This was the last mussar message that Yaakov passed on to his son. It was this lesson that the two of them must have played out in their minds as they tried to make sense of their experiences over the course of 22 bewildering years. And then finally Yosef “brings back word” to his father, via the message of the wagons: “Despite my dreams having been realized, despite, my position of leadership, I remember the wagons: I remember there can be no place for the Ark if there is no Mishkan. I understand that everyone in Am Yisrael is a crucial part of the Almighty’s chosen people.”

    When Yaakov sees the wagons he recognizes the possibility of tolerance, understanding, and sensitivity amongst his sons, an ideal he waited over two pain filled decades to be realized. What is more, he can now finally foresee the survival of the Jewish people. In view of the wagons “sent to carry him,” he envisions a future when all the tribes will come together in their various roles to dedicate the Mishkan, its construction founded on the importance and equal status of every Jew. Just as he had taught his son 22 years earlier.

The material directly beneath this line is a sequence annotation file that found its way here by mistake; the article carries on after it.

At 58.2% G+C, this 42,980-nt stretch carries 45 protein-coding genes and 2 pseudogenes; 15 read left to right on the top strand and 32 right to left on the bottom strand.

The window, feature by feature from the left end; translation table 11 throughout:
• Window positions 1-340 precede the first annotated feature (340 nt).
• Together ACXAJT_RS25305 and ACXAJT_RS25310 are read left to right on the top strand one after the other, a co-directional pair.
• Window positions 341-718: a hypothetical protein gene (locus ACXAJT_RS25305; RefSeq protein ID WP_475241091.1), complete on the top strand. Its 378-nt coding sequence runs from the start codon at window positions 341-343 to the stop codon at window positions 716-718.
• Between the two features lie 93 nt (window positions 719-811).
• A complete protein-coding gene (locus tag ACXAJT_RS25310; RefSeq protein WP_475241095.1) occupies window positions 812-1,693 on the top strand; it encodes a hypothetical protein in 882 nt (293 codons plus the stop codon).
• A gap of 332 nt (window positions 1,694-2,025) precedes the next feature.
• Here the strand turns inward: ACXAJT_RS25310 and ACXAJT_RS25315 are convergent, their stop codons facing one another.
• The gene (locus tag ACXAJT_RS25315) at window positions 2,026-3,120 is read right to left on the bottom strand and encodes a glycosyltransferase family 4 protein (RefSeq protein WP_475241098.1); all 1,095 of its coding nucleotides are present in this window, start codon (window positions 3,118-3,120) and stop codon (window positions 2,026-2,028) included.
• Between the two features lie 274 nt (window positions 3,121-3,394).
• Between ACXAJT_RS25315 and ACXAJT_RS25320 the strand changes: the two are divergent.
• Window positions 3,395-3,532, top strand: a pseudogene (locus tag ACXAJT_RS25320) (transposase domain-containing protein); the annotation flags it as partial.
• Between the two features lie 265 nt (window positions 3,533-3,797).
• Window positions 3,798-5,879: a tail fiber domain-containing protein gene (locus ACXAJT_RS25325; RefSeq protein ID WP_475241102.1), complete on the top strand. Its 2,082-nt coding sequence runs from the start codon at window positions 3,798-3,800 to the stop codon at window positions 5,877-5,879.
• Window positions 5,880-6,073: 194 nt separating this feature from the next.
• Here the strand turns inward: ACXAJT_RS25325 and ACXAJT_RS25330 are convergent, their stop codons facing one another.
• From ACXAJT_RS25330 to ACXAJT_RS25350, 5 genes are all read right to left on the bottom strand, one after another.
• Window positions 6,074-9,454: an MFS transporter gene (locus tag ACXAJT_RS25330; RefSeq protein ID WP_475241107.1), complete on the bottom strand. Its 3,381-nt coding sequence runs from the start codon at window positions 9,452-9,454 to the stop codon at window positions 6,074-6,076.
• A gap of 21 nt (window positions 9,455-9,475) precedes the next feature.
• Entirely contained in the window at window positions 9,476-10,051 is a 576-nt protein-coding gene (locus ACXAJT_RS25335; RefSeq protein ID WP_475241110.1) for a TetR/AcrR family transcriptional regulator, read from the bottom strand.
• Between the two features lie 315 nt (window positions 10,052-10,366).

We too learn the lesson of the wagons of the mishkan during the eight days of Chanukah. Each day the Canukah torah portion recounts the offerings brought by the Tribal Princes for the dedication of the Mishkan, “each man according to his work,” culminating in the final reading with the return of the Shechinah- absent since the acts of the Golden Calf. These daily Chanukah portions always coincide with our reading of the Yosef story. Examined together through the teachings of our midrash here, we recognize their common themes of darkness and spiritual revival, initial dissension and ultimate unity, the strong delivered into the hands of the weak and more. At the core of both stories is the lesson of the wagons, infused with layers of meaning that extend over the course of our history, reminding us that the strength of the Jewish people depends on our ability to recognize the importance and equal status of each other.

    With thanks to Rav David Milston, http://www.harova.org/three-pillars

    [Reply]

    Liron Kopinsky Reply:

    Yasher Koach! Keep em coming :).

    [Reply]